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Coleman v. Wilson

United States District Court, W.D. North Carolina, Statesville Division

April 2, 2018

BLAIR COLEMAN, Plaintiff,
v.
HEATHER WILSON, Secretary of the Air Force, Defendant.

          ORDER

          ROBERT J. CONRAD, JR. JUDGE

         THIS MATTER comes before the Court on Heather Wilson's (“Defendant's”) Motion to Dismiss for Lack of Jurisdiction or Failure to State a Claim, (Doc. No. 6); her Memorandum in Support, (Doc. No. 6-1); Blair Coleman's (“Plaintiff's”) Response in Opposition, (Doc. No. 12); Defendant's Reply, (Doc. No. 14); and the Magistrate Judge's Memorandum and Recommendation (“M&R”), (Doc. No. 15), recommending the Court grant Defendant's Motion. Both Defendant and Plaintiff have filed timely objections. (Doc. Nos. 16, 17). Defendant also filed a timely reply to Plaintiff's objection on March 30, 2018. (Doc. No. 18). The Motion is now ripe for the Court's consideration.

         I. BACKGROUND

         No party has objected to the Magistrate Judge's statement of the factual and procedural background of this case. Therefore, the Court adopts the facts as reproduced below.

         Plaintiff seeks an injunction pursuant to the Administrative Procedure Act (APA), 5 U.S.C. §§ 701 et seq., awarding him a disability retirement pension. On October 24, 2005, Plaintiff was medically separated from the United States Air Force for an anxiety disorder. At the time, he was a staff sergeant on active duty. Plaintiff's medical condition arose from his deployment to Iraq in 2004, where he witnessed another service member being severely injured during a mortar attack.

         As a result, Plaintiff was entered into the Disability Evaluation System process. His claim was forwarded to an Informal Physical Evaluation Board (IPEB) to determine whether his diagnosis for anxiety disorder made him unfit for military duty. On September 9, 2005, the IPEB concluded that Plaintiff was unfit for military duty and assigned him a disability rating of ten percent.

         In 2008, Congress passed the National Defense Authorization Act which mandated retroactive consideration of earlier claims under new regulations related to post-traumatic stress disorder. These determinations were made by the Physical Disability Board of Review (PDBR).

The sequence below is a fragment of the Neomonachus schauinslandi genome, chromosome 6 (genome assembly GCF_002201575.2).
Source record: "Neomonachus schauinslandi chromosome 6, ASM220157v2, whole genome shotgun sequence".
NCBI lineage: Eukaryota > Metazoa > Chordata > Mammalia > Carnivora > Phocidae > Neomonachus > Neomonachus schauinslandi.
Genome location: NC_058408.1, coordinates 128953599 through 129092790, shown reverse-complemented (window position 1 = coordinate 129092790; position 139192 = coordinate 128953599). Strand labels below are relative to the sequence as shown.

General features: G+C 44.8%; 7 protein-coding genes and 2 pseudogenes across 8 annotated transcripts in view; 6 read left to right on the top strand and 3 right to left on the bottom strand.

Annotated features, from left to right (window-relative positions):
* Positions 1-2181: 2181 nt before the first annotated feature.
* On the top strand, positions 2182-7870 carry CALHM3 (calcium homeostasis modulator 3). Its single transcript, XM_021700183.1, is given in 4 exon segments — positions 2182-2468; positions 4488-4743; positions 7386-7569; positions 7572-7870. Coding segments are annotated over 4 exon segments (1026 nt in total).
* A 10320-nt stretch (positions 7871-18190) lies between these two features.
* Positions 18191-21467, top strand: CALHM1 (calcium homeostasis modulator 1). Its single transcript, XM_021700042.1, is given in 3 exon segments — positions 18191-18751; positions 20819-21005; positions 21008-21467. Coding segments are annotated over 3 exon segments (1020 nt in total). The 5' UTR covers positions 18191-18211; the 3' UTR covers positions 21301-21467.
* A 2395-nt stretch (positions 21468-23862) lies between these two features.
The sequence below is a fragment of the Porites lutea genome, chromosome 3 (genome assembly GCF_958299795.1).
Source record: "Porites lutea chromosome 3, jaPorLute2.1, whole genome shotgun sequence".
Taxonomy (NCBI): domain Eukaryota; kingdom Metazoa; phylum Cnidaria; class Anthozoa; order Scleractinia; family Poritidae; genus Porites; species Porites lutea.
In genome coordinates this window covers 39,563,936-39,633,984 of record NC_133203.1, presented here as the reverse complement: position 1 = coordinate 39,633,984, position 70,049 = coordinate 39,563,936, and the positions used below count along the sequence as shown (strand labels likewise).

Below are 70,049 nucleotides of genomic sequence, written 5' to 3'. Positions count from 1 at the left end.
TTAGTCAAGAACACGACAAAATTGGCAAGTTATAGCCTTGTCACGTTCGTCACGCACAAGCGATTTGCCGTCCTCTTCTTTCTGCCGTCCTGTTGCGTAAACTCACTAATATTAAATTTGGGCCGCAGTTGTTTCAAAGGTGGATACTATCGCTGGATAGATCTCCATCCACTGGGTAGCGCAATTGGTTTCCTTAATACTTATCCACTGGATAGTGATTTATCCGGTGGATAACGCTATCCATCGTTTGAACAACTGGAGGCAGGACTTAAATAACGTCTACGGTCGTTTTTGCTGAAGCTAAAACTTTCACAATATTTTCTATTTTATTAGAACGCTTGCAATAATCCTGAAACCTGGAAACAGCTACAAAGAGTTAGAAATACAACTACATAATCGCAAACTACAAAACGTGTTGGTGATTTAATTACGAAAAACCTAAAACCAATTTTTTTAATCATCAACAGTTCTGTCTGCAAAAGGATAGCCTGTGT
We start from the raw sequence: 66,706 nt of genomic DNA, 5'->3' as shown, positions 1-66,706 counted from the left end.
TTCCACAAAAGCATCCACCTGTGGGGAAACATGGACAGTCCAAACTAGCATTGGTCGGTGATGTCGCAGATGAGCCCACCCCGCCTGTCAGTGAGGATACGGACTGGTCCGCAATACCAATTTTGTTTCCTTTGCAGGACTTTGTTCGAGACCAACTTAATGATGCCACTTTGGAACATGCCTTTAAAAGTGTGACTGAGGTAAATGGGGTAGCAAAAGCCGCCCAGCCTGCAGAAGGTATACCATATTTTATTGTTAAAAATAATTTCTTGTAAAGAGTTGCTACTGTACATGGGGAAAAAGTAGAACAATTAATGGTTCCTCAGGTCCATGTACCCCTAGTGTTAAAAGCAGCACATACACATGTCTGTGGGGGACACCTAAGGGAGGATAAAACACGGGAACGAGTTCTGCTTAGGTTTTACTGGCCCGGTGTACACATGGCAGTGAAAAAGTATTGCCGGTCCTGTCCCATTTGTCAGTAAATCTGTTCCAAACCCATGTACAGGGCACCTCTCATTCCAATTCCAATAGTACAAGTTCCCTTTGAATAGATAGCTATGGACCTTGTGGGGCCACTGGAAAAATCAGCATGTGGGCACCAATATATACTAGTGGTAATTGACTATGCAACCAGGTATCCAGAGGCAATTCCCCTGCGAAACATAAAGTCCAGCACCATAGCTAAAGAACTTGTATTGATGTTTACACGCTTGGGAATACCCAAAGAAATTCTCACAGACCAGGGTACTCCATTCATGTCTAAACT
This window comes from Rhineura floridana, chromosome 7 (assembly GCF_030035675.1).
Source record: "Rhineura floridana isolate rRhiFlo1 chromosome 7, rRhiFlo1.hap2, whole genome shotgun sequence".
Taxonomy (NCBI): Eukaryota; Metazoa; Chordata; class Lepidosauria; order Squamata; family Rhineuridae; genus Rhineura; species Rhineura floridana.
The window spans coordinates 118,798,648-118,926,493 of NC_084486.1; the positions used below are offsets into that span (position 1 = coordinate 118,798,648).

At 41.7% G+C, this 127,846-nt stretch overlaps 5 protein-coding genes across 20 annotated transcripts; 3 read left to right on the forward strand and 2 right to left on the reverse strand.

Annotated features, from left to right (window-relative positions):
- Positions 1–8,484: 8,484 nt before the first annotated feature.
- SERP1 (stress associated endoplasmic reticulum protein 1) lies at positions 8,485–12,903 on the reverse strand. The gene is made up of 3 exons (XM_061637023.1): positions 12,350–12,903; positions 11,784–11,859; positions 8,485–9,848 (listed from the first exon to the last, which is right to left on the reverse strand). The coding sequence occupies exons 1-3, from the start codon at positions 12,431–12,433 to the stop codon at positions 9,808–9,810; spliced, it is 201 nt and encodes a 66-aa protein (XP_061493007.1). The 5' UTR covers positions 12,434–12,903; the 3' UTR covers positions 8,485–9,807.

On April 16, 2011, Plaintiff requested a hearing before the PDBR, stating “I should have been medically retired. I was a career airman planning on making the Air Force my career. I feel 10% is unfair considering I'm still suffering from symptoms.” On May 17, 2012, the PDBR affirmed the ten percent rating and denied Plaintiff's claim.

         Plaintiff filed this action on June 8, 2017.

         On August 11, 2017, Defendant moved to dismiss arguing that this Court lacks subject matter jurisdiction. Defendant asserts that Plaintiff is bringing a monetary claim and thus the Tucker Act, 28 U.S.C. § 1491; 5 U.S.C. § 702 (limiting APA relief to something “other than money damages”) provides an adequate remedy. The Court of Federal Claims has exclusive jurisdiction over such monetary claims against the United States where it is apparent on its face that the amount demanded exceeds $10, 000.

         II. STANDARD OF REVIEW

         A district court may assign dispositive pretrial matters, including motions to dismiss, to a magistrate judge for “proposed findings of fact and recommendations.” 28 U.S.C. § 636(b)(1)(A) & (B). The Federal Magistrate Act provides that a district court “shall make a de novo determination of those portions of the report or specified proposed findings or recommendations to which objection is made.” Id. § 636(b)(1)(C); Fed.R.Civ.P. 72(b)(3). However, “when objections to strictly legal issues are raised and no factual issues are challenged, de novo review of the record may be dispensed with.” Orpiano v. Johnson, 687 F.2d 44, 47 (4th Cir. 1982). De novo review is also not required “when a party makes general or conclusory objections that do not direct the court to a specific error in the magistrate judge's proposed findings and recommendations.” Id. Similarly, when no objection is filed, “a district court need not conduct a de novo review, but instead must ‘only satisfy itself that there is no clear error on the face of the record in order to accept the recommendation.'” Diamond v. Colonial Life & Acc. Ins. Co., 416 F.3d 310, 315 (4th Cir. 2005) (quoting Fed.R.Civ.P. 72, advisory committee note).

         III. DISCUSSION

         Plaintiff comes before the Court pursuant to the APA seeking an injunction mandating the PDBR correct his discharge records to reflect medical retirement by reason of permanent disability. (Doc. No. 1 at 14). Defendant, however, states that the Court lacks subject matter jurisdiction and that it is the Court of ...


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